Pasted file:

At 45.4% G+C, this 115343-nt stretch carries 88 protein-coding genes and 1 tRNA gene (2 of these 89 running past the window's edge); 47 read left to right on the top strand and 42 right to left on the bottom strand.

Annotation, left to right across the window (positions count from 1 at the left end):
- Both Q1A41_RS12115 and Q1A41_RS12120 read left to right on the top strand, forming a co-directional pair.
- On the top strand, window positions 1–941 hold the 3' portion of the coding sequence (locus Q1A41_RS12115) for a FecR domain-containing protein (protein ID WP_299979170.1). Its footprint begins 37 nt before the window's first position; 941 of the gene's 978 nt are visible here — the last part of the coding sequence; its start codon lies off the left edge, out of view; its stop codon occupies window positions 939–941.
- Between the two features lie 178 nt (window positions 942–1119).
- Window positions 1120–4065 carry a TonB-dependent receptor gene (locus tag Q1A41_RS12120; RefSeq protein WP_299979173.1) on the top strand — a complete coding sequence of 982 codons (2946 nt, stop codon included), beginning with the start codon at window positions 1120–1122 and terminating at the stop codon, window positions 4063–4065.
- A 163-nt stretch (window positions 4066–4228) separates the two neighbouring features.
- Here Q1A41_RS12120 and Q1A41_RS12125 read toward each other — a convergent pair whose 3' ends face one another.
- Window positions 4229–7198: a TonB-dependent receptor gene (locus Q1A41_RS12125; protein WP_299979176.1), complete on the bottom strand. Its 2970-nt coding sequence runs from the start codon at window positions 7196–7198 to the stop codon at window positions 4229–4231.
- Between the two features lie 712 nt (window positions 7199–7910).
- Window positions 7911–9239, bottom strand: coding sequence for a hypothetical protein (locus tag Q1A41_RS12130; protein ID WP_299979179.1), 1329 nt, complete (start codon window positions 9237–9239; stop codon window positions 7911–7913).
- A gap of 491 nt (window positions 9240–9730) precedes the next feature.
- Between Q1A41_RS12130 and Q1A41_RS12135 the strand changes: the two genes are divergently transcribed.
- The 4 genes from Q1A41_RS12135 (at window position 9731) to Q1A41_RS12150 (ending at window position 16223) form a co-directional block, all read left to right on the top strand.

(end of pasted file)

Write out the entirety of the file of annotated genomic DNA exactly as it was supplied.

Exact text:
At 45.4% G+C, this 115343-nt stretch carries 88 protein-coding genes and 1 tRNA gene (2 of these 89 running past the window's edge); 47 read left to right on the top strand and 42 right to left on the bottom strand.

Annotation, left to right across the window (positions count from 1 at the left end):
- Both Q1A41_RS12115 and Q1A41_RS12120 read left to right on the top strand, forming a co-directional pair.
- On the top strand, window positions 1–941 hold the 3' portion of the coding sequence (locus Q1A41_RS12115) for a FecR domain-containing protein (protein ID WP_299979170.1). Its footprint begins 37 nt before the window's first position; 941 of the gene's 978 nt are visible here — the last part of the coding sequence; its start codon lies off the left edge, out of view; its stop codon occupies window positions 939–941.
- Between the two features lie 178 nt (window positions 942–1119).
- Window positions 1120–4065 carry a TonB-dependent receptor gene (locus tag Q1A41_RS12120; RefSeq protein WP_299979173.1) on the top strand — a complete coding sequence of 982 codons (2946 nt, stop codon included), beginning with the start codon at window positions 1120–1122 and terminating at the stop codon, window positions 4063–4065.
- A 163-nt stretch (window positions 4066–4228) separates the two neighbouring features.
- Here Q1A41_RS12120 and Q1A41_RS12125 read toward each other — a convergent pair whose 3' ends face one another.
- Window positions 4229–7198: a TonB-dependent receptor gene (locus Q1A41_RS12125; protein WP_299979176.1), complete on the bottom strand. Its 2970-nt coding sequence runs from the start codon at window positions 7196–7198 to the stop codon at window positions 4229–4231.
- Between the two features lie 712 nt (window positions 7199–7910).
- Window positions 7911–9239, bottom strand: coding sequence for a hypothetical protein (locus tag Q1A41_RS12130; protein ID WP_299979179.1), 1329 nt, complete (start codon window positions 9237–9239; stop codon window positions 7911–7913).
- A gap of 491 nt (window positions 9240–9730) precedes the next feature.
- Between Q1A41_RS12130 and Q1A41_RS12135 the strand changes: the two genes are divergently transcribed.
- The 4 genes from Q1A41_RS12135 (at window position 9731) to Q1A41_RS12150 (ending at window position 16223) form a co-directional block, all read left to right on the top strand.